When adding other lenses, I do own a 210mm, though I am going more towards replacing that with a more modern 180mm in Copal 1. I would also like to add on a 75mm at some point, then that would be it for me. My feeling is that any other more cropped views could be done using a roll film back, like a 6x7 or 6x9.

Other than less weight and bulk, a different issue is simplification. When you have less lenses, sometimes you find that you are driven to do more. Obviously this is different for many people, and some would not think of venturing anywhere without at least four lenses. Each individual should figure out some working methods, though some lenses do seem better suited for certain scenes.


Gordon Moat

Turner Reich
14-Jul-2006, 01:17
Richard, what brand is the 135mm lens you are talking about? A wide angle or of the normal angle? The difference between a 4x5 and a 5x7 can be great with a bad back. A 4x5 with a light weight lens can be the ticket I think. With the holders and the larger lenses 5x7, my favorite format, can be just to heavy after back surgery. I have a several cameras but the little wooden field camera I made with 12 inches of bellows and a light lens can be taken about anywhere. A good shutter can make life easier too.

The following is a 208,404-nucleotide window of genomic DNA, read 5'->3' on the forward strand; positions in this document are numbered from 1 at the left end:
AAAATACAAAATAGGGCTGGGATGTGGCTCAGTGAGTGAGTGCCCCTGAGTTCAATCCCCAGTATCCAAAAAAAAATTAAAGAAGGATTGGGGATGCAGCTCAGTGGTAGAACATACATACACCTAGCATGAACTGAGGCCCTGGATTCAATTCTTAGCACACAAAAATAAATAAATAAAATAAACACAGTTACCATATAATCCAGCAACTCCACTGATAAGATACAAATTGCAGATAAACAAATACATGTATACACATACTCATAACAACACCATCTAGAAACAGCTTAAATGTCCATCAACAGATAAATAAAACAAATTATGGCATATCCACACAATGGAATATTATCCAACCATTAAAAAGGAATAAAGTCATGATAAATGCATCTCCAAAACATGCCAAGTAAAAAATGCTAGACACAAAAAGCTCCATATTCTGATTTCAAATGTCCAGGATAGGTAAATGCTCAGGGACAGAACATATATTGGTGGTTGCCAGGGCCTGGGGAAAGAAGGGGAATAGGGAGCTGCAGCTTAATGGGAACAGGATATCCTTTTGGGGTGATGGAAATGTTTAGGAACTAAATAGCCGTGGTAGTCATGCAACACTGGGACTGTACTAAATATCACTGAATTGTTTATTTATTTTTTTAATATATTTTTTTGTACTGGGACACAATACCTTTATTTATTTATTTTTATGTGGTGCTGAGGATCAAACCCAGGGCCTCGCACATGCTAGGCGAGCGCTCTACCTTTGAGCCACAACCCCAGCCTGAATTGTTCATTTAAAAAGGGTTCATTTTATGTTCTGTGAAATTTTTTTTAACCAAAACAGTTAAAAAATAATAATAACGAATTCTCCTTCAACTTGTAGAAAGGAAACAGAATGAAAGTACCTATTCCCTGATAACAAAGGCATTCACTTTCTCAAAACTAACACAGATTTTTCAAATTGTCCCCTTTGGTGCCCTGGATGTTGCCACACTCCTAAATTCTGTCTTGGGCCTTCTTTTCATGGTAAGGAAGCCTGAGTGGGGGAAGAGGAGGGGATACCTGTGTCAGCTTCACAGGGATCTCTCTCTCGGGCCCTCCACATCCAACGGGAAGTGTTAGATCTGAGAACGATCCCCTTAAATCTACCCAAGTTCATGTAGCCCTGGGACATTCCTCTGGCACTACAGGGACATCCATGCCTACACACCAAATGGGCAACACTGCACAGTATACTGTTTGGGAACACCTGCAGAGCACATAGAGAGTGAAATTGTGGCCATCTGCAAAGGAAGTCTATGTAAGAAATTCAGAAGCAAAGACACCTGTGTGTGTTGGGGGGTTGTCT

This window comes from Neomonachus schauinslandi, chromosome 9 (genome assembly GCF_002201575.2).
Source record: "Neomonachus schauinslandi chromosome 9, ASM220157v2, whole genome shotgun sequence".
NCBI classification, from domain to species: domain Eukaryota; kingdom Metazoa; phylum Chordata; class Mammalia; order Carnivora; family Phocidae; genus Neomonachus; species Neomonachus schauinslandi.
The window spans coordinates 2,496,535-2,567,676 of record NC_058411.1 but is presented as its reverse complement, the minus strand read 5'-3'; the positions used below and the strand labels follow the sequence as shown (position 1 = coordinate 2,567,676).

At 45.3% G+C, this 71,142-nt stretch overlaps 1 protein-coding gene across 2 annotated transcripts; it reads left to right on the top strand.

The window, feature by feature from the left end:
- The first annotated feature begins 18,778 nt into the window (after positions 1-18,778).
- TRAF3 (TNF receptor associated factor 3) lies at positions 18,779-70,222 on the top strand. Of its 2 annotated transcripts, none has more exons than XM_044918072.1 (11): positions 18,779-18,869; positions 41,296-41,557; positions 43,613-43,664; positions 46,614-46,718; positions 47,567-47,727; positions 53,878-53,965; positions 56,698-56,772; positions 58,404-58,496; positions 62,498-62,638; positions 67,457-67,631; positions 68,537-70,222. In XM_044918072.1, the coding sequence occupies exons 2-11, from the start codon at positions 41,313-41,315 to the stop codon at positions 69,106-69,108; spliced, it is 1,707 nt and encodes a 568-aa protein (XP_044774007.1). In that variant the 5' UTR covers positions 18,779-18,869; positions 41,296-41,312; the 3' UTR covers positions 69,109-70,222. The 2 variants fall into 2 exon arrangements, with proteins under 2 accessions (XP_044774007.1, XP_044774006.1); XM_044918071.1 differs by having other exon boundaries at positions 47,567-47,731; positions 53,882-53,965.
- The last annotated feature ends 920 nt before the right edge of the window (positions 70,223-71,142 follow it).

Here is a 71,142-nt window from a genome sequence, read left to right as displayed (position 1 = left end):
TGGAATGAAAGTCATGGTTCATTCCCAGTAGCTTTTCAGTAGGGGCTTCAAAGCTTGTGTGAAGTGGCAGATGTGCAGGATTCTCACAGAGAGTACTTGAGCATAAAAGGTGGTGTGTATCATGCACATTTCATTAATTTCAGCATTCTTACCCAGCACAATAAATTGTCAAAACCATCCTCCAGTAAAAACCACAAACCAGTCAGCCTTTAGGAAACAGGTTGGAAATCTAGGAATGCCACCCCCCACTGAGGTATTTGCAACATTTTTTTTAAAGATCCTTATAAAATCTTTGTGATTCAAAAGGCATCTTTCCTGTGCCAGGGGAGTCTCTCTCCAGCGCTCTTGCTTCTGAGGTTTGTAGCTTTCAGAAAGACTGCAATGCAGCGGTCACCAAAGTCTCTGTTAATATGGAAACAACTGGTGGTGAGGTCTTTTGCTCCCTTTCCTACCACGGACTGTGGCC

Frank Petronio
14-Jul-2006, 01:30
Most of the 135mm lenses are small, sharp, and inexpensive. You can use them for interiors, environmental and full figure portraits, street shooting, and landscapes with a slightly wide angle of view. It also makes a good intermediate lens in a typical 90-135-210 lens kit that is very popular.

How much coverage do you really need for most landscapes and people shots? The 135/5.6 lenses are usually OK, and the modern plasmats have more coverage than the older press lenses. If you do a lot of architecture there are some other 120 to 150mm lenses with more coverage, but in general something like a 135 Sironar-N or Symmar-S is a great all around lens that folds into a field camera or Technika, is as sharp as anything on the market, and can be found in good used condition for around $300 or so.

Ken Schroeder
14-Jul-2006, 02:29